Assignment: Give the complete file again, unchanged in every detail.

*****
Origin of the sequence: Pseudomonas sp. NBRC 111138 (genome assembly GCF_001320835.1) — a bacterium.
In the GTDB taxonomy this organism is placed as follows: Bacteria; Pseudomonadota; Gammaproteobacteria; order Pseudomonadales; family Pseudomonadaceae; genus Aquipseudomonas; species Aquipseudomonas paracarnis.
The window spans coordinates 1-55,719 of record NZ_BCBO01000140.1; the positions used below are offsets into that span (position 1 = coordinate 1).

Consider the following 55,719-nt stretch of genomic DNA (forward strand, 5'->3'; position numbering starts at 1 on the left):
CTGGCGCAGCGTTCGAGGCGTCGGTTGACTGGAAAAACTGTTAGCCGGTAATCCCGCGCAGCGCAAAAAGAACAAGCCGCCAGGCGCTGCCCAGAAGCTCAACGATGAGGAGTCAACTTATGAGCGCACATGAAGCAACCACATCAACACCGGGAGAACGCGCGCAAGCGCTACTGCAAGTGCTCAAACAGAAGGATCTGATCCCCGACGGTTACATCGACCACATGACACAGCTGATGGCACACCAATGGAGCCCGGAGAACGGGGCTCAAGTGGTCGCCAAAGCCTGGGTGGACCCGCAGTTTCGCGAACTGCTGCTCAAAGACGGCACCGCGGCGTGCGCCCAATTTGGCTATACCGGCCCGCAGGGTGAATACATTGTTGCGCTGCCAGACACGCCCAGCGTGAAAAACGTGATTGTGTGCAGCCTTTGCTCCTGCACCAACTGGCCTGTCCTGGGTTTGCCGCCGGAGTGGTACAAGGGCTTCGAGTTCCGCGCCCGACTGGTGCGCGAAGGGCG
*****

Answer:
Origin of the sequence: Pseudomonas sp. NBRC 111138 (genome assembly GCF_001320835.1) — a bacterium.
In the GTDB taxonomy this organism is placed as follows: Bacteria; Pseudomonadota; Gammaproteobacteria; order Pseudomonadales; family Pseudomonadaceae; genus Aquipseudomonas; species Aquipseudomonas paracarnis.
The window spans coordinates 1-55,719 of record NZ_BCBO01000140.1; the positions used below are offsets into that span (position 1 = coordinate 1).

Consider the following 55,719-nt stretch of genomic DNA (forward strand, 5'->3'; position numbering starts at 1 on the left):
CTGGCGCAGCGTTCGAGGCGTCGGTTGACTGGAAAAACTGTTAGCCGGTAATCCCGCGCAGCGCAAAAAGAACAAGCCGCCAGGCGCTGCCCAGAAGCTCAACGATGAGGAGTCAACTTATGAGCGCACATGAAGCAACCACATCAACACCGGGAGAACGCGCGCAAGCGCTACTGCAAGTGCTCAAACAGAAGGATCTGATCCCCGACGGTTACATCGACCACATGACACAGCTGATGGCACACCAATGGAGCCCGGAGAACGGGGCTCAAGTGGTCGCCAAAGCCTGGGTGGACCCGCAGTTTCGCGAACTGCTGCTCAAAGACGGCACCGCGGCGTGCGCCCAATTTGGCTATACCGGCCCGCAGGGTGAATACATTGTTGCGCTGCCAGACACGCCCAGCGTGAAAAACGTGATTGTGTGCAGCCTTTGCTCCTGCACCAACTGGCCTGTCCTGGGTTTGCCGCCGGAGTGGTACAAGGGCTTCGAGTTCCGCGCCCGACTGGTGCGCGAAGGGCG